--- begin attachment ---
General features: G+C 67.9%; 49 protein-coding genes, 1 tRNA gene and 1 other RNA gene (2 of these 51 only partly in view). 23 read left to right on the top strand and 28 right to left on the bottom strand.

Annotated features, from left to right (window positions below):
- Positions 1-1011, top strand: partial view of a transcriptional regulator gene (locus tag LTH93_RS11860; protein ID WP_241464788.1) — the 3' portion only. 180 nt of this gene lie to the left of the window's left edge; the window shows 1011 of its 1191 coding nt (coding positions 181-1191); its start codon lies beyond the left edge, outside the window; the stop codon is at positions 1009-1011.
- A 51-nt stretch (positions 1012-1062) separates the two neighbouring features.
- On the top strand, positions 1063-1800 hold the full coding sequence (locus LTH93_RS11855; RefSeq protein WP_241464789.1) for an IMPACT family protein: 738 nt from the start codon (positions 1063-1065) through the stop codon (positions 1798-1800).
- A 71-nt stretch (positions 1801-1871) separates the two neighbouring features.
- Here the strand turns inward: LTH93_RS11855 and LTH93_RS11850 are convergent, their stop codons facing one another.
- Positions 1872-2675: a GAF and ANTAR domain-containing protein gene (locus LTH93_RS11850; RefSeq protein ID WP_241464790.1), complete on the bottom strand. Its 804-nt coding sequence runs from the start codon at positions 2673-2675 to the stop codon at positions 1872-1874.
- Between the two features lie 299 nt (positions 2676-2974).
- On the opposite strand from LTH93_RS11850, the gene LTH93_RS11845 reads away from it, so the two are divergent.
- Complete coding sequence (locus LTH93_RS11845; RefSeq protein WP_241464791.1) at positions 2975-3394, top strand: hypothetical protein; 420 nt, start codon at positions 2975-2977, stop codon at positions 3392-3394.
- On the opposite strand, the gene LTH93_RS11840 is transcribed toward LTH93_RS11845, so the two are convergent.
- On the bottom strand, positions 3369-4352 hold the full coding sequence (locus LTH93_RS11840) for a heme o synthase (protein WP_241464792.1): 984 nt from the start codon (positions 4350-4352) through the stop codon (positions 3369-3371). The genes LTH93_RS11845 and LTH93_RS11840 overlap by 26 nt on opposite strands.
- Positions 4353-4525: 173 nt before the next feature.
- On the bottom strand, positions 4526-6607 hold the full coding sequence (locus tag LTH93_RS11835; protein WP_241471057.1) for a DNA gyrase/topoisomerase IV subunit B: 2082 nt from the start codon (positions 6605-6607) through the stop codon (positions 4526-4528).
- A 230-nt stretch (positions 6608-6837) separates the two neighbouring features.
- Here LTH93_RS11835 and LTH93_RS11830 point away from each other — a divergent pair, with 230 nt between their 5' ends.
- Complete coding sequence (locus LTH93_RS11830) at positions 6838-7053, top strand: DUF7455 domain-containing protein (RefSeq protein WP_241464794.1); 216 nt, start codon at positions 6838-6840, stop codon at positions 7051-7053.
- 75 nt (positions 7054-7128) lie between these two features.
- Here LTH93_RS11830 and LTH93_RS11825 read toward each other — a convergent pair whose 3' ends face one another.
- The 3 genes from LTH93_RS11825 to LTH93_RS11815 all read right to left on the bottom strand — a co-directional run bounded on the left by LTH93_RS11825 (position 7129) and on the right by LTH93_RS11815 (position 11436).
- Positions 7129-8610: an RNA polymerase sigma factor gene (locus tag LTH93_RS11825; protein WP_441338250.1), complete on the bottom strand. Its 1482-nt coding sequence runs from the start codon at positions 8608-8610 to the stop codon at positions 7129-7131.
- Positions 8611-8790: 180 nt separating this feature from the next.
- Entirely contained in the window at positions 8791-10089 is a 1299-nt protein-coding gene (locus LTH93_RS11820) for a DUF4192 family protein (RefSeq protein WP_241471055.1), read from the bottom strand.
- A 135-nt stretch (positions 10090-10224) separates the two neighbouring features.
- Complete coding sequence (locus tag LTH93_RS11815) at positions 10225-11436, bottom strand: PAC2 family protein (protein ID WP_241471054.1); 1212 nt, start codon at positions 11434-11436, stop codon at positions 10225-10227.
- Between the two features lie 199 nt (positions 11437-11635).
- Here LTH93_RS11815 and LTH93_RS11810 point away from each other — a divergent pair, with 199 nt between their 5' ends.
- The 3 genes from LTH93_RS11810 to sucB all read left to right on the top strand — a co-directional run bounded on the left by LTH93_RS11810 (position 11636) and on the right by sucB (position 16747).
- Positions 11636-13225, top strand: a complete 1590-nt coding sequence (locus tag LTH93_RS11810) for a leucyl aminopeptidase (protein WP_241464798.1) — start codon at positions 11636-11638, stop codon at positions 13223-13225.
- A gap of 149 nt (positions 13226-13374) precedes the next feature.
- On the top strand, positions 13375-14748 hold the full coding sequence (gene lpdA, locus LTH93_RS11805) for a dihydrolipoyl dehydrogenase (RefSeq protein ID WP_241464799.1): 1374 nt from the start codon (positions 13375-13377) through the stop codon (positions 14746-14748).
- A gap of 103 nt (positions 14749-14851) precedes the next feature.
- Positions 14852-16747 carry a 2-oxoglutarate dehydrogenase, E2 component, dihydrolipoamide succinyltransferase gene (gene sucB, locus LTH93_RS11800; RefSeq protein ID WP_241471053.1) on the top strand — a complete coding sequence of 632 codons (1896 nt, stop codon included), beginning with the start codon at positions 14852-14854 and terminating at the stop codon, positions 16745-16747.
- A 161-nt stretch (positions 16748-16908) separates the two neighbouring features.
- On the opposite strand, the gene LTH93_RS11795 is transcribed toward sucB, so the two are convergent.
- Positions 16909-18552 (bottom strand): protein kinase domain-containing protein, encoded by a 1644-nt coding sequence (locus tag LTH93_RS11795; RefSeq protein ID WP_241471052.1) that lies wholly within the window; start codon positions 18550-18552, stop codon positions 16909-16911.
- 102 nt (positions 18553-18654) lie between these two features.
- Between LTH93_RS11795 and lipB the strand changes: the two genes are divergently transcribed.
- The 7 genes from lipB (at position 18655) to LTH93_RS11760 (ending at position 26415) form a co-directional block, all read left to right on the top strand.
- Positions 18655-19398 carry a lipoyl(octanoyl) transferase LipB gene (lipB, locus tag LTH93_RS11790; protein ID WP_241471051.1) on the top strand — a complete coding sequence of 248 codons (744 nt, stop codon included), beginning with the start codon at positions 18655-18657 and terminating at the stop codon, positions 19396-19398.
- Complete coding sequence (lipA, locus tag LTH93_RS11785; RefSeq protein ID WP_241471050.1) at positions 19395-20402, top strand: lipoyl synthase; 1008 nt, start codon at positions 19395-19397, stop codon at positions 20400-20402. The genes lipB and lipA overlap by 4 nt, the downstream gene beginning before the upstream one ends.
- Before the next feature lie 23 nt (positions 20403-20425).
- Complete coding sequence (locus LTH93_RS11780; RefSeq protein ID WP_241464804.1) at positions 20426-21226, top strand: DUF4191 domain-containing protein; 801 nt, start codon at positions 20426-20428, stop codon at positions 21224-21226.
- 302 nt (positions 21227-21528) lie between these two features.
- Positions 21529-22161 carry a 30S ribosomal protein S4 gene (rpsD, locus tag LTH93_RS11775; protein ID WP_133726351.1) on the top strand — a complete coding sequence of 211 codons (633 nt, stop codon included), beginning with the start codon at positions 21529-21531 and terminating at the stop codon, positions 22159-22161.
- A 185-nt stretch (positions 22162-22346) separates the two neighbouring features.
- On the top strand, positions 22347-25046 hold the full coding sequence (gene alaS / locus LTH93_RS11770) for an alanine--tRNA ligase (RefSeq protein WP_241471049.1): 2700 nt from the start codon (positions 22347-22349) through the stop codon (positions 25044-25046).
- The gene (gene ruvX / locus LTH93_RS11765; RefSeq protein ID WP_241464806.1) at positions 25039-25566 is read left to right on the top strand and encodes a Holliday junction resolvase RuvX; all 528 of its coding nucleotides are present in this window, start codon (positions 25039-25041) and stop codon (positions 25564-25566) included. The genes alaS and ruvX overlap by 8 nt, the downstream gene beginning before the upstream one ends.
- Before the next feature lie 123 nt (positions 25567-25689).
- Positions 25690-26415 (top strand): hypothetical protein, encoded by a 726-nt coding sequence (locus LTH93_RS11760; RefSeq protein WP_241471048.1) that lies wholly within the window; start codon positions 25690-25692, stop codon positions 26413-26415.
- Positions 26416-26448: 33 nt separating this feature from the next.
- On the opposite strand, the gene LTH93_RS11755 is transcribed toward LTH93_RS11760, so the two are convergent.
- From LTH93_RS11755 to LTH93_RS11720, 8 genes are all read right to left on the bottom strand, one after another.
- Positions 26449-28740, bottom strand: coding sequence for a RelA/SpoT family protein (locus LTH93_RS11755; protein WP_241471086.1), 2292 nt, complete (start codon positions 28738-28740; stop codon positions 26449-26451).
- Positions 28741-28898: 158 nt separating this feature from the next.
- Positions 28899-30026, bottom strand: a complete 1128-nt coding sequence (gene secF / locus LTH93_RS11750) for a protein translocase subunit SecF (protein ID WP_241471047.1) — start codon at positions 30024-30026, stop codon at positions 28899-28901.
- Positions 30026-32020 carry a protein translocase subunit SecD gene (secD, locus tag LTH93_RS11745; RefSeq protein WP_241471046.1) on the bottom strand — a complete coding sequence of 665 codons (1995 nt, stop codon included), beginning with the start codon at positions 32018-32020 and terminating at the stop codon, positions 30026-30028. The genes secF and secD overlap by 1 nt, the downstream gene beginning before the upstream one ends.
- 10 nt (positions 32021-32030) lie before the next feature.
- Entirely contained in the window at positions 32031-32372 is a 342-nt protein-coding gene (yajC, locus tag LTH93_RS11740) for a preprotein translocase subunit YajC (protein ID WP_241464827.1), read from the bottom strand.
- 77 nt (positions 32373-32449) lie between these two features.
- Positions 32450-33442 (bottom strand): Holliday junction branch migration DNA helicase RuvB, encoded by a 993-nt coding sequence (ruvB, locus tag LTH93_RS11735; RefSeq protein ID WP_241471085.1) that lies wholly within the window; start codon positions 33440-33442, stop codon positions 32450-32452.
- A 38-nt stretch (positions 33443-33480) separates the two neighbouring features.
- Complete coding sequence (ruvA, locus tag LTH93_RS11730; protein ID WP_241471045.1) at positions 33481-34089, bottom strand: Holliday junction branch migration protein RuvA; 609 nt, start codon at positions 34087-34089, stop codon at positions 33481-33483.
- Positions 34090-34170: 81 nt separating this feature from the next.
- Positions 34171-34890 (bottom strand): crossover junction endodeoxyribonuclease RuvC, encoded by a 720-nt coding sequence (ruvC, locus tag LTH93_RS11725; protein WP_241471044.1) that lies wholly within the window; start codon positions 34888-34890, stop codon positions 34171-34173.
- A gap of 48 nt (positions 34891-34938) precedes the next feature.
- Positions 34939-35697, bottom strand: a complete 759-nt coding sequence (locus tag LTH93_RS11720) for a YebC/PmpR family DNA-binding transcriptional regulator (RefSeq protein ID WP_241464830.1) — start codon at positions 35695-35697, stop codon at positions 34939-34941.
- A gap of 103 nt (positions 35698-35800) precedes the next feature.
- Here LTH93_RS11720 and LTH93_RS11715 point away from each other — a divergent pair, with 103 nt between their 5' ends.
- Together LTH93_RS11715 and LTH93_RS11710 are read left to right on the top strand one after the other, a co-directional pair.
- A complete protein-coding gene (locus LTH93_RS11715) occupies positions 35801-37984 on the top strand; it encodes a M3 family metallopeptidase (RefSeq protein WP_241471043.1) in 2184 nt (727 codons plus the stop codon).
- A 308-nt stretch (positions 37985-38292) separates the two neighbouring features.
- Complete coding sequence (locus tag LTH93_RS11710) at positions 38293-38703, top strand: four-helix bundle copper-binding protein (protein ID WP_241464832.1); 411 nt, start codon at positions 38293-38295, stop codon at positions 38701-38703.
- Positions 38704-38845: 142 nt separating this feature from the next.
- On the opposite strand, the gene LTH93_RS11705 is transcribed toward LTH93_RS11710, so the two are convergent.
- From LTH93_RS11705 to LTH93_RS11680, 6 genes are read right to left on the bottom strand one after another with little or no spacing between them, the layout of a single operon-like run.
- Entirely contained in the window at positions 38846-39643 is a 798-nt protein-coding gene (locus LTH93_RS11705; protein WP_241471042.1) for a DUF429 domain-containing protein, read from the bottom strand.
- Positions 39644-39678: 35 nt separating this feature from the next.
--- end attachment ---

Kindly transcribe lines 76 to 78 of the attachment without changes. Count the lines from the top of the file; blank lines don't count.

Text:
- On the opposite strand, the gene LTH93_RS11705 is transcribed toward LTH93_RS11710, so the two are convergent.
- From LTH93_RS11705 to LTH93_RS11680, 6 genes are read right to left on the bottom strand one after another with little or no spacing between them, the layout of a single operon-like run.
- Entirely contained in the window at positions 38846-39643 is a 798-nt protein-coding gene (locus LTH93_RS11705; protein WP_241471042.1) for a DUF429 domain-containing protein, read from the bottom strand.